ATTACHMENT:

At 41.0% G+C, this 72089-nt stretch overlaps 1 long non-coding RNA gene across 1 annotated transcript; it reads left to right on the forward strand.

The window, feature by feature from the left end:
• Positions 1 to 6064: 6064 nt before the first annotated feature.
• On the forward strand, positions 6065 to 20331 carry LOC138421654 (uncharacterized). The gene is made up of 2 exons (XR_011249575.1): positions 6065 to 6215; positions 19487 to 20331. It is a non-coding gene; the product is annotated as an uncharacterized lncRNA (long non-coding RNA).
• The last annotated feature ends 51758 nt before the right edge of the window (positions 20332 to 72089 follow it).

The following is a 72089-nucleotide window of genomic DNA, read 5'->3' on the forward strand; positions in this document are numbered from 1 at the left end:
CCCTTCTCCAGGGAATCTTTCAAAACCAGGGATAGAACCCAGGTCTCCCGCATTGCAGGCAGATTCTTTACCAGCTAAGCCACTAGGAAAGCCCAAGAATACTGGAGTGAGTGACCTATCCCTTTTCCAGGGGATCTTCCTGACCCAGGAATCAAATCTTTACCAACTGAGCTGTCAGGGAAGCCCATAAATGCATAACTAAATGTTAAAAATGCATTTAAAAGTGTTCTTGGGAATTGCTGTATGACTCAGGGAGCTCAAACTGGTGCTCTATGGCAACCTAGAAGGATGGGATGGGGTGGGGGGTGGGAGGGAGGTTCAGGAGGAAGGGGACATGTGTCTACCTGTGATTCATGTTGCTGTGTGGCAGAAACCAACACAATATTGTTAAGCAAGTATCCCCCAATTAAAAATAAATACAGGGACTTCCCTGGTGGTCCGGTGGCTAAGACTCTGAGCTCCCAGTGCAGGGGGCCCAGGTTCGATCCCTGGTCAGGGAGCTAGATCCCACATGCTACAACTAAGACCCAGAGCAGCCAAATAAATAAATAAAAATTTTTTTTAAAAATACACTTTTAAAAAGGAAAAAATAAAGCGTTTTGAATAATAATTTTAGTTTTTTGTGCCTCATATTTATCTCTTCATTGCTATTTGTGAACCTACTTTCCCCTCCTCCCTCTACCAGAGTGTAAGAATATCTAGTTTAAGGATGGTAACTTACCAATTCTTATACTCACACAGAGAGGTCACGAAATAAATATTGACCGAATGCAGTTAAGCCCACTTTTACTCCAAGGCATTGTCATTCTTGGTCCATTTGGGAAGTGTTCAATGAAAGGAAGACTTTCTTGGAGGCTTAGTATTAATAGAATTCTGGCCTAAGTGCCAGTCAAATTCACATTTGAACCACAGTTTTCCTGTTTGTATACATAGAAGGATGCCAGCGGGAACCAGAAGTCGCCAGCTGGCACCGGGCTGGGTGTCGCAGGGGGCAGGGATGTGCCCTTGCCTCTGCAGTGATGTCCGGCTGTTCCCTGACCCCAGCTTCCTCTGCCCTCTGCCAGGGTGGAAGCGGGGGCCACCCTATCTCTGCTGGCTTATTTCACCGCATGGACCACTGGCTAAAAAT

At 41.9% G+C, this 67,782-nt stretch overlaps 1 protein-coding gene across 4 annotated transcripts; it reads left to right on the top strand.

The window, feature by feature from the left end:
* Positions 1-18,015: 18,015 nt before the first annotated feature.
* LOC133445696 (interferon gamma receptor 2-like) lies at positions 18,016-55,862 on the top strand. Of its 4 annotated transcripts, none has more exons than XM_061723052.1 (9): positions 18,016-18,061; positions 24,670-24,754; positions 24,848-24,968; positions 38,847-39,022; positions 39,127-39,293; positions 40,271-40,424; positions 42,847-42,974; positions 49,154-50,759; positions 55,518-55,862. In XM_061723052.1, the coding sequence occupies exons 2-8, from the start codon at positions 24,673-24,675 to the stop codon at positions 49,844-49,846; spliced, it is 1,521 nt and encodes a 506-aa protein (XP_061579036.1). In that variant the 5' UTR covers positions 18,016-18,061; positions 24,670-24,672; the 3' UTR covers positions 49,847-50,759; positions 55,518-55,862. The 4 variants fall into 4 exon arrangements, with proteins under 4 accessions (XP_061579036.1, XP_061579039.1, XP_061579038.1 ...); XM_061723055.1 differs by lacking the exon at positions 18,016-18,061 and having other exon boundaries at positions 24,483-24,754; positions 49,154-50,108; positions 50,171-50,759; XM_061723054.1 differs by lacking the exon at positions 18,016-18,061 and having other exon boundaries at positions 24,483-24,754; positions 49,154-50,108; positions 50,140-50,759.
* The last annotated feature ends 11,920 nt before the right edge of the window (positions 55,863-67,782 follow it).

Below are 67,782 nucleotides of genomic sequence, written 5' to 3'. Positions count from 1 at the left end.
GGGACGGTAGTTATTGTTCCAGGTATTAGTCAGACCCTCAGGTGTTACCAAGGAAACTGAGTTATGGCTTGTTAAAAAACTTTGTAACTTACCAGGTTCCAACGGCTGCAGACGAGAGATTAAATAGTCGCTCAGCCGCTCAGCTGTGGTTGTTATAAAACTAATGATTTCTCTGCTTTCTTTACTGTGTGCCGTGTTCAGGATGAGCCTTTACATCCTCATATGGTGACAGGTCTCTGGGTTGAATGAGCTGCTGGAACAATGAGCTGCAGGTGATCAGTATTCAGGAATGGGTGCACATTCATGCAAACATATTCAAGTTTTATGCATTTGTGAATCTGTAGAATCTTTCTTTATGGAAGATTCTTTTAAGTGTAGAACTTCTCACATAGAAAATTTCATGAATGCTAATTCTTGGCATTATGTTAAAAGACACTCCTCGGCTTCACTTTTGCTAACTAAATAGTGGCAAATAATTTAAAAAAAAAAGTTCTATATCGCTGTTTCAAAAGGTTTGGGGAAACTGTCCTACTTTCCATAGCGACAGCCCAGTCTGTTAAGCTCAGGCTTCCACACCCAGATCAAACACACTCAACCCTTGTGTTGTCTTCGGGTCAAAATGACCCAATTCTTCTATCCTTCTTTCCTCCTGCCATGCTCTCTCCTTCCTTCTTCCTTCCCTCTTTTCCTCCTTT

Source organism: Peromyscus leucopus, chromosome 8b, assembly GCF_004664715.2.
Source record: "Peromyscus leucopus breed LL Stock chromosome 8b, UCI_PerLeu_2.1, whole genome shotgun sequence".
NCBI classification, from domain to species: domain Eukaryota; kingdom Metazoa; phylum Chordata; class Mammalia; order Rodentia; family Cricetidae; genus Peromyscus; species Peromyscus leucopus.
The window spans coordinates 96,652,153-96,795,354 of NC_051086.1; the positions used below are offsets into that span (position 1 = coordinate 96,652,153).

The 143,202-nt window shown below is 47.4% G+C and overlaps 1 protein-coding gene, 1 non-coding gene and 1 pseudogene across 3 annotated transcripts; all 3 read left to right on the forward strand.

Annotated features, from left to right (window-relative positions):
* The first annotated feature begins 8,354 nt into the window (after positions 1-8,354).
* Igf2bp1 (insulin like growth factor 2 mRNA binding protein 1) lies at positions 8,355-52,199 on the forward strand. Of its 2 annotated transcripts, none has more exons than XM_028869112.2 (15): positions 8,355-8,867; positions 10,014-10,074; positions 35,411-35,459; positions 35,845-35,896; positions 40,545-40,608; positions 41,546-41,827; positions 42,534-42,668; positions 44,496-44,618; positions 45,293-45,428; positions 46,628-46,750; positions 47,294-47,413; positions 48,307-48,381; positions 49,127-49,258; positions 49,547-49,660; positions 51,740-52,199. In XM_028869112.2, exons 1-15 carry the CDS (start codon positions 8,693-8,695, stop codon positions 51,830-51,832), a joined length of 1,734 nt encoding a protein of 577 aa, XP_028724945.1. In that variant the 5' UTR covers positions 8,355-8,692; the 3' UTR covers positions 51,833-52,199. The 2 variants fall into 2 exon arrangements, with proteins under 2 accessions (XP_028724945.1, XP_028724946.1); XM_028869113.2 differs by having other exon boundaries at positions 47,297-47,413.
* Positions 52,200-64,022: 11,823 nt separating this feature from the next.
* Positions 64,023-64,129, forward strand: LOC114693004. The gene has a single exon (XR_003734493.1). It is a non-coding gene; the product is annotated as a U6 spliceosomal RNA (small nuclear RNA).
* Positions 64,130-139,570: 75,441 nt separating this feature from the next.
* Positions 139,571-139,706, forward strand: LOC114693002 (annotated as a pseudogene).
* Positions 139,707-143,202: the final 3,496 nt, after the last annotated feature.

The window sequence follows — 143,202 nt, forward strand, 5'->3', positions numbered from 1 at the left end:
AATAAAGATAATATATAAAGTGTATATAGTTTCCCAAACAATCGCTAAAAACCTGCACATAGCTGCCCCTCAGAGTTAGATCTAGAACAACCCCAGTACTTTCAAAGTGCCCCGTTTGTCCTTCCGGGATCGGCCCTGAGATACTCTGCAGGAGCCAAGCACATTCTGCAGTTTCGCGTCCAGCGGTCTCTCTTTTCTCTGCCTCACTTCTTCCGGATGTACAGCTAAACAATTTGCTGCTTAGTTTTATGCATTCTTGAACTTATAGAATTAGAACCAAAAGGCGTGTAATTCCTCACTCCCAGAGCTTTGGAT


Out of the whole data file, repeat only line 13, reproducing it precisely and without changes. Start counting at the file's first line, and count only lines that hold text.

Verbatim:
Below are 67,782 nucleotides of genomic sequence, written 5' to 3'. Positions count from 1 at the left end.